Rules for deducting interest on home equity debt Homeowners can deduct interest paid on home equity loans or home equity lines of credit if they use the loan proceeds for making home improvements. However, if the home equity loan is used to pay for anything else, like college tuition or a new car, the interest on that loan won’t be tax deductible.
Homeowners need to be careful when taking out a loan secured by their house. Not all home equity loans qualify for the mortgage interest tax deduction. We need to look at how you spent the loan proceeds when figuring out if your loan interest is deductible.
For tax years 2018 through 2025, homeowners can deduct interest paid on mortgages and home equity debt as long as they spend the loan proceeds to buy, to build, or to substantially improve their main home or a second home.
Here’s how to make sure your home equity loan or line of credit will be tax deductible:
• The loan must be secured by your main home or a second home.
• The new home loan, plus any existing mortgages, must have a combined loan balance of $750,000 or less ($375,000 for married couples who file separately). Interest on balances over this limit is not tax deductible.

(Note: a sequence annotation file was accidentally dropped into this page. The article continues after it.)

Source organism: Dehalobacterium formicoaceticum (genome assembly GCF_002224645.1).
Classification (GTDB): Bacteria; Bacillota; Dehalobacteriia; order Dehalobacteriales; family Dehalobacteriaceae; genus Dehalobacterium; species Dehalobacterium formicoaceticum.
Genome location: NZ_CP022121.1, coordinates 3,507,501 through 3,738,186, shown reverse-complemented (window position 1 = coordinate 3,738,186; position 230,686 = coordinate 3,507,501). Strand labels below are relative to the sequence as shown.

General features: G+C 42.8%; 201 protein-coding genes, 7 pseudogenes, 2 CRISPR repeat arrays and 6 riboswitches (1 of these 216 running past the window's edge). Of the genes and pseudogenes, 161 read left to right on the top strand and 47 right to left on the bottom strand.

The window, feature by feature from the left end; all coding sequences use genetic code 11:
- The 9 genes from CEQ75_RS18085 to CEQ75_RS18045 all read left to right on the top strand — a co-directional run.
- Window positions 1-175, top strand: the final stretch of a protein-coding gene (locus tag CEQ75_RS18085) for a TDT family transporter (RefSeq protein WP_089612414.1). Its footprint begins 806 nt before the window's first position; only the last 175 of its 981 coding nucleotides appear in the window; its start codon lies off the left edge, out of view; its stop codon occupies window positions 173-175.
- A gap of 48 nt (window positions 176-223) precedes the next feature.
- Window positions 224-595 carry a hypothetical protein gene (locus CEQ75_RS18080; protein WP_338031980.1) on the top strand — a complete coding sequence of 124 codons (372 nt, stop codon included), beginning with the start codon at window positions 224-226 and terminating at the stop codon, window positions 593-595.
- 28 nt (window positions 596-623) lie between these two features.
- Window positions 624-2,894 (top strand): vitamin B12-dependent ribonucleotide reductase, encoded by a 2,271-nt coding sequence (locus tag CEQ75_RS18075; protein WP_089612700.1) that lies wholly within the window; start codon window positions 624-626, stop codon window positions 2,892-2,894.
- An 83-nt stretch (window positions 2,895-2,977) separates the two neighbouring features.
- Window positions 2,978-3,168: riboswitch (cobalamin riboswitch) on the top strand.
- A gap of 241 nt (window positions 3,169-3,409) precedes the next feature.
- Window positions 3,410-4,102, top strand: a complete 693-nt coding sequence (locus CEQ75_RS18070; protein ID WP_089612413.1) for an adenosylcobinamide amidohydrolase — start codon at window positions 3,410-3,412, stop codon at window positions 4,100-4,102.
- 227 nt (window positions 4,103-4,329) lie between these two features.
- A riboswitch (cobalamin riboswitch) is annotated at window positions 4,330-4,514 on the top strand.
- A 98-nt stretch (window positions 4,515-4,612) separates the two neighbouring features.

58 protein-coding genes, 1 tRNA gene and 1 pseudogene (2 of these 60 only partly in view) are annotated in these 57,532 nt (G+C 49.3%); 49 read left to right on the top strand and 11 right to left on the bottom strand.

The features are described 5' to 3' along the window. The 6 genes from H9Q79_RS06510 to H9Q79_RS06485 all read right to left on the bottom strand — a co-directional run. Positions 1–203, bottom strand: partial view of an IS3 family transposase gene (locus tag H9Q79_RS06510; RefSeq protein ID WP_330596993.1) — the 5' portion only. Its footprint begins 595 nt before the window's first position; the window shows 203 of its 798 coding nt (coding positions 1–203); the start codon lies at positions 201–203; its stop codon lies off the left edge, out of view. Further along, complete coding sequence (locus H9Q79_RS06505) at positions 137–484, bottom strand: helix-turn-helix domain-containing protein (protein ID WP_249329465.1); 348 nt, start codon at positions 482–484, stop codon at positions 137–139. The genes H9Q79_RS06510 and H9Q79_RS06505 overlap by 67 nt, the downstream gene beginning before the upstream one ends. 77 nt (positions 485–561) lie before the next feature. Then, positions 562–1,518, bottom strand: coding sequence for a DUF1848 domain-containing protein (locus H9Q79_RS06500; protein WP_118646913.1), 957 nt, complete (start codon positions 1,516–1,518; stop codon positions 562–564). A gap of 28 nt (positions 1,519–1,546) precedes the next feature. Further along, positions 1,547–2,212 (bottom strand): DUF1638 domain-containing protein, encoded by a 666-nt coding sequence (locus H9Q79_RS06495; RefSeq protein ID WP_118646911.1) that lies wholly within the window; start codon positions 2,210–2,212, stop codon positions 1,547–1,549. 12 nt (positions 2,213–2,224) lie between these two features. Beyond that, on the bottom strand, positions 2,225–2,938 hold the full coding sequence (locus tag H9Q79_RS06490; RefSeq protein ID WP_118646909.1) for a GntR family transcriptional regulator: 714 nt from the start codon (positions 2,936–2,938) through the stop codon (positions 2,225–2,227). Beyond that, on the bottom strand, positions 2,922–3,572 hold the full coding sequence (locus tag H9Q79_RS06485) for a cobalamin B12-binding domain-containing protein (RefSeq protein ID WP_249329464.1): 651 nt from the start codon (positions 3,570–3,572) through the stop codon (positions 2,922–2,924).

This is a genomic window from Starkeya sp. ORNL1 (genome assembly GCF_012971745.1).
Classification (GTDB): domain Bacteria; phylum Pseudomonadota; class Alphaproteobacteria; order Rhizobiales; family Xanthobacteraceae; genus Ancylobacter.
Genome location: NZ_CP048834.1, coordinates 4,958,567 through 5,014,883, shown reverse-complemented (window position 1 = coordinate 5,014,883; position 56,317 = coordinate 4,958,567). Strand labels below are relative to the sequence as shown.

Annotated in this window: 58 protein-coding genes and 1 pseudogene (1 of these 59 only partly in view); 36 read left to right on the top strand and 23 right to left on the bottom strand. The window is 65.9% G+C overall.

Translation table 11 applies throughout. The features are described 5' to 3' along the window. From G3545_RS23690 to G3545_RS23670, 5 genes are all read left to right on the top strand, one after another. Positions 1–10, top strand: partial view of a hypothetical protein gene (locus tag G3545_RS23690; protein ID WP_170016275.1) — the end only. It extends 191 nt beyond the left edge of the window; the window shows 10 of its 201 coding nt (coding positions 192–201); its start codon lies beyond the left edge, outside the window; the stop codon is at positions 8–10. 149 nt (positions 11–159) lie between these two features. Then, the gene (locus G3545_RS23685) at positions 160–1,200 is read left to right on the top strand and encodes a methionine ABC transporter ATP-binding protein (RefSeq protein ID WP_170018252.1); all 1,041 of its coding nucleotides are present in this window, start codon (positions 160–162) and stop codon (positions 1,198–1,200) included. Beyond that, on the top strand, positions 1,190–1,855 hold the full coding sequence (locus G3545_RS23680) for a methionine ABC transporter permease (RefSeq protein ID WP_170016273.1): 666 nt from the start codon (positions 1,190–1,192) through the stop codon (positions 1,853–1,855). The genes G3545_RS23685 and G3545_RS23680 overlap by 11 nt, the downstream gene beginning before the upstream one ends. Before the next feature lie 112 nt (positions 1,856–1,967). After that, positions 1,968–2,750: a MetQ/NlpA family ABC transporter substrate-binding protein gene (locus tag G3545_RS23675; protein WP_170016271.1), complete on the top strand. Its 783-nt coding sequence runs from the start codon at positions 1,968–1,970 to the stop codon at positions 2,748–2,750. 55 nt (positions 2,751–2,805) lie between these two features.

• The proceeds of the home equity debt must be used to substantially improve your home.
From the IRS’s perspective, home improvements are “substantial” if the improvement adds value to your home, extends the useful life of your property, or adapts your home to new uses.
Examples of substantial home improvements:
• Adding a bedroom or bathroom to your house
• Adding a deck, porch, patio or garage
• Building a swimming pool
• Building or replacing a fireplace
• Installing a security system
• Installing built-in appliances
• Installing heating or central air conditioning systems
• Installing new windows, siding or a satellite dish
• Laying new carpet or flooring
• Modernizing the kitchen
• Building a new fence or retaining wall
• Installing new insulation in the attic, walls, floors, or around pipes
• Installing new water heaters and filtration systems
• Paving the driveway
• Replacing the roof
• Replacing the septic system
• Re-wiring the house
Examples of what’s not a substantial improvement:
• Repainting your house
• Making ordinary repairs that maintain your home in good condition
Let us know about any new or refinanced home loans. We can help you determine if the interest will be tax-deductible and can help you keep proper documentation for tax purposes.